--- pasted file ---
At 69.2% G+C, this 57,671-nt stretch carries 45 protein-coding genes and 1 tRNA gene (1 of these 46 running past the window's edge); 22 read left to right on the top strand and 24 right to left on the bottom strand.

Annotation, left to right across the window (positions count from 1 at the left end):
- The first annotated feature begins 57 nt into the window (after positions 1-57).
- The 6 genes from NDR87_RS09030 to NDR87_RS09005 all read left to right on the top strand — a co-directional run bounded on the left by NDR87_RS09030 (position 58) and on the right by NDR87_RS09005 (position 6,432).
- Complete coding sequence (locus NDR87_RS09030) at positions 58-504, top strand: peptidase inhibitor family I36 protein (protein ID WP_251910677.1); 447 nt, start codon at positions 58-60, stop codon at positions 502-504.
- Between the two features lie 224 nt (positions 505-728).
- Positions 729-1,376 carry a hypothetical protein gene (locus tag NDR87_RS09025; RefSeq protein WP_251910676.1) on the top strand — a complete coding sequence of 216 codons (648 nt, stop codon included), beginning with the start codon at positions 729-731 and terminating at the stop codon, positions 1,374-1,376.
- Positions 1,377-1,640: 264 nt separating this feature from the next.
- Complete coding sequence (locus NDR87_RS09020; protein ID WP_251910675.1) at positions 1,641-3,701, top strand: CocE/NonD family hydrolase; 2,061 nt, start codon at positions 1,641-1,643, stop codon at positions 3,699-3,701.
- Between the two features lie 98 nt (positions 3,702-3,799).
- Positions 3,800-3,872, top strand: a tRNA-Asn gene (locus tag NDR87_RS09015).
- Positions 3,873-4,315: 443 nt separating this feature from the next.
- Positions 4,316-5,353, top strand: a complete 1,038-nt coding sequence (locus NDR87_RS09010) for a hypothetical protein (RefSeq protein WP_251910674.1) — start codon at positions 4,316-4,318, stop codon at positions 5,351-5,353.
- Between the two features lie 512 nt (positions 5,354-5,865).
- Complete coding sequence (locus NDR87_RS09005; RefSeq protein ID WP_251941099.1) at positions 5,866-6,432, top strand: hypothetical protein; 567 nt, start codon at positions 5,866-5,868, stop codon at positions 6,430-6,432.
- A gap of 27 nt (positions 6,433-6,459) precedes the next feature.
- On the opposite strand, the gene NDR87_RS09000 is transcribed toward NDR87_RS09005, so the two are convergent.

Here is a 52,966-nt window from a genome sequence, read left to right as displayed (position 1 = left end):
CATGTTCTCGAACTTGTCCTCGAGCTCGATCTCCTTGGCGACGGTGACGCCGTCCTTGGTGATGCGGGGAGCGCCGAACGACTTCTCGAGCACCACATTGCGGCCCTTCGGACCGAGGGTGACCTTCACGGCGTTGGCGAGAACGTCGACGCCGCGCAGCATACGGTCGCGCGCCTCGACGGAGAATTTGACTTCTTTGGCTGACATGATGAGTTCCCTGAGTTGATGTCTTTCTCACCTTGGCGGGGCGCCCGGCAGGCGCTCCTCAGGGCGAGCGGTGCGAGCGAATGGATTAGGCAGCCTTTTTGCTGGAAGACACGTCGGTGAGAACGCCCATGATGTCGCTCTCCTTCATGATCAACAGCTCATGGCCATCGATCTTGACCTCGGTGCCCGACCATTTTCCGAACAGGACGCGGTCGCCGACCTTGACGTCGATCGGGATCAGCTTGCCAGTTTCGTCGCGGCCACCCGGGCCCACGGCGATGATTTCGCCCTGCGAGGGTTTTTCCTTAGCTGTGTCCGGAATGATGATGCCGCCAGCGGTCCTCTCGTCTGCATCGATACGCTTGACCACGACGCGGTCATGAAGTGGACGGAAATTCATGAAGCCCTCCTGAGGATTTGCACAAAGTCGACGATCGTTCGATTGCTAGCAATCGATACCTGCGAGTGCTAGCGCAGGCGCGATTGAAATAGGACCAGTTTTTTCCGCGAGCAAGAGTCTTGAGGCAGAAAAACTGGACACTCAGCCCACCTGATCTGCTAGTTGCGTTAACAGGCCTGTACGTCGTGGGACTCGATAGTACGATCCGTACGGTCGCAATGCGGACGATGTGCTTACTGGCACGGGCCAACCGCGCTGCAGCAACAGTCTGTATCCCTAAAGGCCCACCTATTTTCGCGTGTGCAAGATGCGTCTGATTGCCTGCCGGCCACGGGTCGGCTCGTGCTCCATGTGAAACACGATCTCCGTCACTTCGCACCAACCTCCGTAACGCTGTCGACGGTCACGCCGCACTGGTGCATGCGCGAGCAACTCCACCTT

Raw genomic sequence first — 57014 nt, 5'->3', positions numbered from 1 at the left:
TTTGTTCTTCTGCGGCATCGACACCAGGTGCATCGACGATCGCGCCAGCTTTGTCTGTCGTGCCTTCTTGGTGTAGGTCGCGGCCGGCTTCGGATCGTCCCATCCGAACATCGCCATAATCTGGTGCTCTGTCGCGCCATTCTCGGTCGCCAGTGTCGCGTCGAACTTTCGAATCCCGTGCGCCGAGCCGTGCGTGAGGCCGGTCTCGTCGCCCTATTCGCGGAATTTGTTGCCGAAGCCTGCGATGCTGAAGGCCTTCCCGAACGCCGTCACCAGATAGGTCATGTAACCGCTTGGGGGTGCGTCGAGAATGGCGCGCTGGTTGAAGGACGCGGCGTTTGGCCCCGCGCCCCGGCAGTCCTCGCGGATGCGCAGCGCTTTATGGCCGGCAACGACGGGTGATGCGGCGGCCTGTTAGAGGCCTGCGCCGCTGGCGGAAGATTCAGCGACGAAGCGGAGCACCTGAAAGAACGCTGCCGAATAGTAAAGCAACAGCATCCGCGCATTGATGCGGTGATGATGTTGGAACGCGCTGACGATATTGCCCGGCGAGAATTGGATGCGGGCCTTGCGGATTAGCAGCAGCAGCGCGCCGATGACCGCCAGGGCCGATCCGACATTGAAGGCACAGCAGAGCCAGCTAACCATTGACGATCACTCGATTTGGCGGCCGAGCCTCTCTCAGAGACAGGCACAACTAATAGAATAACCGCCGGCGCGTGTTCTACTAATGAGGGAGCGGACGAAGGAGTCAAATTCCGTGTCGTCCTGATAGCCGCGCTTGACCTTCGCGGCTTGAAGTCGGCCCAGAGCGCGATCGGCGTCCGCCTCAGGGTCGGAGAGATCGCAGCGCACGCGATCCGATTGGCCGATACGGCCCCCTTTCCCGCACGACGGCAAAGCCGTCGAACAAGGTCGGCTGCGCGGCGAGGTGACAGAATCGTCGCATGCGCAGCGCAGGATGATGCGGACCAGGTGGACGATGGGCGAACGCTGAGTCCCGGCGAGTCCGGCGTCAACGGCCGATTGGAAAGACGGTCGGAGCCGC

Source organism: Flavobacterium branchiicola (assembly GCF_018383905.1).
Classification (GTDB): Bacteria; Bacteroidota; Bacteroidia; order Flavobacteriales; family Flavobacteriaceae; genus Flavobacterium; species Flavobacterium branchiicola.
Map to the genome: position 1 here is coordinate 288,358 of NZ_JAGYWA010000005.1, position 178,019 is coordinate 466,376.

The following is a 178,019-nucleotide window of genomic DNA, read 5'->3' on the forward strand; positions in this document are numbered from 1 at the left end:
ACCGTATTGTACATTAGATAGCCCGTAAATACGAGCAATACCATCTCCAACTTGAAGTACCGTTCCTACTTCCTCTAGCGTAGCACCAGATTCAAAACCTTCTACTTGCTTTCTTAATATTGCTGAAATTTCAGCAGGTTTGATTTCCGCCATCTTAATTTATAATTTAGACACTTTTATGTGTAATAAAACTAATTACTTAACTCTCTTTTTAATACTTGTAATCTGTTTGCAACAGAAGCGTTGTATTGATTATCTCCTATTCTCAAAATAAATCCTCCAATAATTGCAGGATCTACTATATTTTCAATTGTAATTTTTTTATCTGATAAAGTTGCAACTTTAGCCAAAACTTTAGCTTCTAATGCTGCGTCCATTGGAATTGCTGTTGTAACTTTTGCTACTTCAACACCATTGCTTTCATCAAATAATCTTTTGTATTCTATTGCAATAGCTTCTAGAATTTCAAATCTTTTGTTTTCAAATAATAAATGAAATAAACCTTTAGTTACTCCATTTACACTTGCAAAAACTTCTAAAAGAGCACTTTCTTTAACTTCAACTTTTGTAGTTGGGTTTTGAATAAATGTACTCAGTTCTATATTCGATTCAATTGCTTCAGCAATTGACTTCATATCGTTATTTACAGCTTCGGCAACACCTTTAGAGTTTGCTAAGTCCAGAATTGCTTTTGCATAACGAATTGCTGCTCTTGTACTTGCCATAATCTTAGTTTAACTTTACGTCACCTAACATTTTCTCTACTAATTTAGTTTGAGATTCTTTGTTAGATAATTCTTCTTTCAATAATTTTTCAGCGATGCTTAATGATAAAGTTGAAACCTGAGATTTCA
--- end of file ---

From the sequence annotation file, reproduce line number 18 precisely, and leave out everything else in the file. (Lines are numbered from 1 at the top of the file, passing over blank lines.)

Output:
Here is a 52,966-nt window from a genome sequence, read left to right as displayed (position 1 = left end):